The Liberator Magazine

From Wikipedia, the free encyclopedia
Jump to: navigation, search
The Liberator Magazine, LLC
Categories Art, Culture, Design, Land, Nature, Travel, Music, Film, Literature, Politics, Education, Social issues, Africana studies, Popular culture
Country United States
Website lib.mg

The Liberator Magazine is a publication/production company started by Brian Kasoro, Gayle Smaller, Tazz Hunter, Kenya McKnight, Marcus Harcus and Mike Clark in Minneapolis, Minnesota, USA. The company's first release was published July 21, 2002.[1] Originally known as The Minneapolis Liberator,[2] the company's name was later changed to The Liberator Magazine when it was incorporated and expanded onto the internet.[3]

Featured interviews[edit]

Al Franken, Askia Toure, Brent "Siddiq" Sayers (founder of Rhymesayers Entertainment), Brian Jackson, Brother Ali, Cee Lo, Chuck D, Cody Chesnutt, David Banner, Don Samuels, Game Rebellion, Grandmaster Flash, George Clinton, I-Self Devine, James Spooner, Jeff Chang (journalist), J Davey, Kara Walker, Kevin Willmott, K'naan, K-os, M-1 (rapper) (of Dead Prez), Malidoma Patrice Somé, Method Man, Mumia Abu-Jamal, Nathalie Johnson-Lee, Nikki Giovanni, Rahki, Runoko Rashidi, Saul Williams, Stic.man (of Dead Prez), Talib Kweli, The Slack Republic, Whodini [4]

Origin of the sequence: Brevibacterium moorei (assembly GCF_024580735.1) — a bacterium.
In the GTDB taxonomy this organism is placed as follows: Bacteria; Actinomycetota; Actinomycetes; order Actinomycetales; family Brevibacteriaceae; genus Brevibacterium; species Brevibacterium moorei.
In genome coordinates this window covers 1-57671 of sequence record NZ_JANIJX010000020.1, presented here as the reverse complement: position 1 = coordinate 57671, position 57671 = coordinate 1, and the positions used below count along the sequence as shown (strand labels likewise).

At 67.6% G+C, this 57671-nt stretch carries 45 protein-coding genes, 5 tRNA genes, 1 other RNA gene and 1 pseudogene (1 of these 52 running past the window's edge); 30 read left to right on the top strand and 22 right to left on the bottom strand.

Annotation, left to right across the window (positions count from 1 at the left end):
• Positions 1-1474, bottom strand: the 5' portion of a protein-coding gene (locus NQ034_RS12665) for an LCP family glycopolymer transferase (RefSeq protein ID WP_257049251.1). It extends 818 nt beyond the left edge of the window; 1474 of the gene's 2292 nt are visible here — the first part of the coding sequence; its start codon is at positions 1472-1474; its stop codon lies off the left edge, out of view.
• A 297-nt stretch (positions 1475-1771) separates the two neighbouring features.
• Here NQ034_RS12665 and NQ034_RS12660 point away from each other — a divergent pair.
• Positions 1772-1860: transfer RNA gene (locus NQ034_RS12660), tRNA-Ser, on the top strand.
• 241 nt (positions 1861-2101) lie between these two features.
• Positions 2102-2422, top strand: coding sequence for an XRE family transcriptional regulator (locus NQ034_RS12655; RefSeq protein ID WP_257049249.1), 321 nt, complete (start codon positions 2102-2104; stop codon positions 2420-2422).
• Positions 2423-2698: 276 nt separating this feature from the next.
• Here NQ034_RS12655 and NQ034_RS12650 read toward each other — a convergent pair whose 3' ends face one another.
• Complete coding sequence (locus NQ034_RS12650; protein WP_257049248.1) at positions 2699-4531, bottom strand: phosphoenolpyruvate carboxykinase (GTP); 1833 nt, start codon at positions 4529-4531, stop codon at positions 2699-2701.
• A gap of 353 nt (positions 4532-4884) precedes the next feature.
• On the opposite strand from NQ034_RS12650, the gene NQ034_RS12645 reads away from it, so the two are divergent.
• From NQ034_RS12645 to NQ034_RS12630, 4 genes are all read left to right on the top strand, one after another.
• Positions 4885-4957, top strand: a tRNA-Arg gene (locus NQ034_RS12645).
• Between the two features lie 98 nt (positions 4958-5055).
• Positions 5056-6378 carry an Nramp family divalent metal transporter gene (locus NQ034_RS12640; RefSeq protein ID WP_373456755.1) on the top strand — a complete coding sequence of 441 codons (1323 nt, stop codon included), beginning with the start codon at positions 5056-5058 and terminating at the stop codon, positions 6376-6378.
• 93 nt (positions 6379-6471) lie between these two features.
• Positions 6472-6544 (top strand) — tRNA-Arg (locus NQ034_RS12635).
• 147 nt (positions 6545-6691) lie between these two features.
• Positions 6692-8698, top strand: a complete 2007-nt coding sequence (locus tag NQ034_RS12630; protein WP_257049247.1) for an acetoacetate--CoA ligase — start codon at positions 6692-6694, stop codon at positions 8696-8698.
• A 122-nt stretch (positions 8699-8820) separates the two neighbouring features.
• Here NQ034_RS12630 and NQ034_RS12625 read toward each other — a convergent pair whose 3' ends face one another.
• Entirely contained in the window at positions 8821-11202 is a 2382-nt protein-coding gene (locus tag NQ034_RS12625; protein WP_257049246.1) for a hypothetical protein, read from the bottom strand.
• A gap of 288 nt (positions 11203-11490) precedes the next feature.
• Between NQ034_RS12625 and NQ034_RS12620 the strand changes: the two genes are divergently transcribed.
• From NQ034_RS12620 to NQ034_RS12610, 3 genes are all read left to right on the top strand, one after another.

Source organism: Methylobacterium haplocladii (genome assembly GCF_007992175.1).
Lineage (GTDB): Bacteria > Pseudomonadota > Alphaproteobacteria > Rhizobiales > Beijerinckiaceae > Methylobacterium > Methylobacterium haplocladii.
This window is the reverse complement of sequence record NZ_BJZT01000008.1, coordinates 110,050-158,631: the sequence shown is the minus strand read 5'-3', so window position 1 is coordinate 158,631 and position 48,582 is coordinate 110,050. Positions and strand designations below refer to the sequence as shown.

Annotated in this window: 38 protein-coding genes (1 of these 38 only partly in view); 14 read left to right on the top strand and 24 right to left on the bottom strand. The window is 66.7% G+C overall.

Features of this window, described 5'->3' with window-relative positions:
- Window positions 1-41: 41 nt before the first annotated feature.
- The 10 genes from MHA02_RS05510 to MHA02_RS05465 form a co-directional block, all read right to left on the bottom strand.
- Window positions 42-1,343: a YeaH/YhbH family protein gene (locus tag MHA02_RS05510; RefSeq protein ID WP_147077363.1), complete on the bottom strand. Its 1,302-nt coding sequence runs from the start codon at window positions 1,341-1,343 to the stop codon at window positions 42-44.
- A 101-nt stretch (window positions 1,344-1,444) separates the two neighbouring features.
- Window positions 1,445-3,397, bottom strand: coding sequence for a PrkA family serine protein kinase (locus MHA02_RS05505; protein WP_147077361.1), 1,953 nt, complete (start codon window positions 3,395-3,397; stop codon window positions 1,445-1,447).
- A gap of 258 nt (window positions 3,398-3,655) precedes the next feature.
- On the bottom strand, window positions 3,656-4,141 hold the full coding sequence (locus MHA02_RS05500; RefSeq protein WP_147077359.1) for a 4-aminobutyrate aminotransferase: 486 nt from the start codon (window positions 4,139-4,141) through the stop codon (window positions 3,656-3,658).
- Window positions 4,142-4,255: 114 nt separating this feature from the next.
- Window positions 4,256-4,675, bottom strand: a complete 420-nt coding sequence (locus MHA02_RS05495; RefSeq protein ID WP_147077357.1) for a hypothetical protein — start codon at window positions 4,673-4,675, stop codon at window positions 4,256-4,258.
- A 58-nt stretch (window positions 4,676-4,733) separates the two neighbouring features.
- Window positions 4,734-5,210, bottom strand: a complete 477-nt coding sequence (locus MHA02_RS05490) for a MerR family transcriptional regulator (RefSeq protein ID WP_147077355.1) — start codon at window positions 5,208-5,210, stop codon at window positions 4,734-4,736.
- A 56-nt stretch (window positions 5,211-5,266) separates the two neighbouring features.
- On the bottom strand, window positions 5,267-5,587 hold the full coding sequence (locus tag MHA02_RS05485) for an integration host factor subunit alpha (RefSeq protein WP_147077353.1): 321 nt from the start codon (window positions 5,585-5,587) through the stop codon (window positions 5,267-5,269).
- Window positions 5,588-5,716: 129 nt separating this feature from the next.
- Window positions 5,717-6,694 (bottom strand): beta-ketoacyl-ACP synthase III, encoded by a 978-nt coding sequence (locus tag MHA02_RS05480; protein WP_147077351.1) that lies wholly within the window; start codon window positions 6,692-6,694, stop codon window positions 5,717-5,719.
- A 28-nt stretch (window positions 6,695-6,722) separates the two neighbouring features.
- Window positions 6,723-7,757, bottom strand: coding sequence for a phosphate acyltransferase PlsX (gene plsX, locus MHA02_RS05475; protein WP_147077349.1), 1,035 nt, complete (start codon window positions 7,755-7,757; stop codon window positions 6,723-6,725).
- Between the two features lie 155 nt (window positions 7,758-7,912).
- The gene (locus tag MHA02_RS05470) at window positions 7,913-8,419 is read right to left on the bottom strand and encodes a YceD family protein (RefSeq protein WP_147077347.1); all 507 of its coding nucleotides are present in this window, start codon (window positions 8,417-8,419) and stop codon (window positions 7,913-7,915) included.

Featured topics[edit]

Africana, Ability grouping, Affirmative action, Art, Civil and political rights, Design, Film, Same-sex marriage, Gun control, Hip Hop Historiography, Homelessness, Hurricane Katrina, Intimacy, Imperialism, Immigration, Land, Literature, Love & Relationships, Music, Nature, Parenting, Performing arts, Philosophy, Police brutality, Political theatre, Race, Reparations for slavery, Study abroad, Sudan, Travel, Visual art, Welfare, White Identity, Zimbabwe, and more...[5]

Events[edit]

Twin Cities Community Forum (August 19, 2006),[6] Live From Planet Earth (periodically) [7]

Notable contributors[edit]

Honors[edit]

References[edit]

  1. ^ The Liberator Magazine Hits The Streets! (The African American Registry) retrieved 11 March 2008
  2. ^ Minneapolis Liberator reflects breadth of hip hop culture (Minnesota Spokesman-Recorder)
  3. ^ Minnesota Blog of the Day (City Pages)
  4. ^ "Liberator Magazine Backissues". Liberatormagazine.com. Retrieved 2013-07-16. 
  5. ^ "Liberator Magazine Backissues". Liberatormagazine.com. Retrieved 2013-07-16. 
  6. ^ Hip-hop generation responds to North Minneapolis violence (Pulse of the Twin Cities)
  7. ^ "Live From Planet Earth". Live From Planet Earth. Retrieved 2013-07-16. 
  8. ^ "Chimurenga Library". Chimurengalibrary.co.za. Retrieved 2015-04-04. 
  9. ^ "Artbook Tweet". Twitter.com. Retrieved 2015-04-04. 

External links[edit]